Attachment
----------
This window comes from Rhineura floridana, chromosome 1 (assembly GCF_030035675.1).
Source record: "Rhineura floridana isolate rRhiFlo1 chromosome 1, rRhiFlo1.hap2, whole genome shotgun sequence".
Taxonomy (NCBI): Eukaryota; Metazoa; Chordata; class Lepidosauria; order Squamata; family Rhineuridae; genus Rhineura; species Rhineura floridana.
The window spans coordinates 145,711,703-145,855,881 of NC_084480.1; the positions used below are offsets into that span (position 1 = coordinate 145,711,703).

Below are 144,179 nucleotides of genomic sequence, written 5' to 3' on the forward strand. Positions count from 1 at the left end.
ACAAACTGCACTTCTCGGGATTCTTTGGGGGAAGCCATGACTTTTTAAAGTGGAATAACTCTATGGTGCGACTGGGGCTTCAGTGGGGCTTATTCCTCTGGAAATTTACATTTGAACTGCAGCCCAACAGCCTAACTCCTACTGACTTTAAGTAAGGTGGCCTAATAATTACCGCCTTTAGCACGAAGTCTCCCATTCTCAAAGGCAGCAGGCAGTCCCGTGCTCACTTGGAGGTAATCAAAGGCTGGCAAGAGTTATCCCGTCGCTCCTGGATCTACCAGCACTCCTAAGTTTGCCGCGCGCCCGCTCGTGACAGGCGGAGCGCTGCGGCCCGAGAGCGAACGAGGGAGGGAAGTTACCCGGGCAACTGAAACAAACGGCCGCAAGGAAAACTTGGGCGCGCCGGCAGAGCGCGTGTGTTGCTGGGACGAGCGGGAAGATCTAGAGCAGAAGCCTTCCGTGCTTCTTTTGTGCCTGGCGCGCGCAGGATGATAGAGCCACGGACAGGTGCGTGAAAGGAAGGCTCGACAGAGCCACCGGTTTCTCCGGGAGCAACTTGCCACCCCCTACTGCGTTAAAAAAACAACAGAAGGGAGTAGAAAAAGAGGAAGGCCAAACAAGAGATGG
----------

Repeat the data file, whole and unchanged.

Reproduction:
This window comes from Rhineura floridana, chromosome 1 (assembly GCF_030035675.1).
Source record: "Rhineura floridana isolate rRhiFlo1 chromosome 1, rRhiFlo1.hap2, whole genome shotgun sequence".
Taxonomy (NCBI): Eukaryota; Metazoa; Chordata; class Lepidosauria; order Squamata; family Rhineuridae; genus Rhineura; species Rhineura floridana.
The window spans coordinates 145,711,703-145,855,881 of NC_084480.1; the positions used below are offsets into that span (position 1 = coordinate 145,711,703).

Below are 144,179 nucleotides of genomic sequence, written 5' to 3' on the forward strand. Positions count from 1 at the left end.
ACAAACTGCACTTCTCGGGATTCTTTGGGGGAAGCCATGACTTTTTAAAGTGGAATAACTCTATGGTGCGACTGGGGCTTCAGTGGGGCTTATTCCTCTGGAAATTTACATTTGAACTGCAGCCCAACAGCCTAACTCCTACTGACTTTAAGTAAGGTGGCCTAATAATTACCGCCTTTAGCACGAAGTCTCCCATTCTCAAAGGCAGCAGGCAGTCCCGTGCTCACTTGGAGGTAATCAAAGGCTGGCAAGAGTTATCCCGTCGCTCCTGGATCTACCAGCACTCCTAAGTTTGCCGCGCGCCCGCTCGTGACAGGCGGAGCGCTGCGGCCCGAGAGCGAACGAGGGAGGGAAGTTACCCGGGCAACTGAAACAAACGGCCGCAAGGAAAACTTGGGCGCGCCGGCAGAGCGCGTGTGTTGCTGGGACGAGCGGGAAGATCTAGAGCAGAAGCCTTCCGTGCTTCTTTTGTGCCTGGCGCGCGCAGGATGATAGAGCCACGGACAGGTGCGTGAAAGGAAGGCTCGACAGAGCCACCGGTTTCTCCGGGAGCAACTTGCCACCCCCTACTGCGTTAAAAAAACAACAGAAGGGAGTAGAAAAAGAGGAAGGCCAAACAAGAGATGG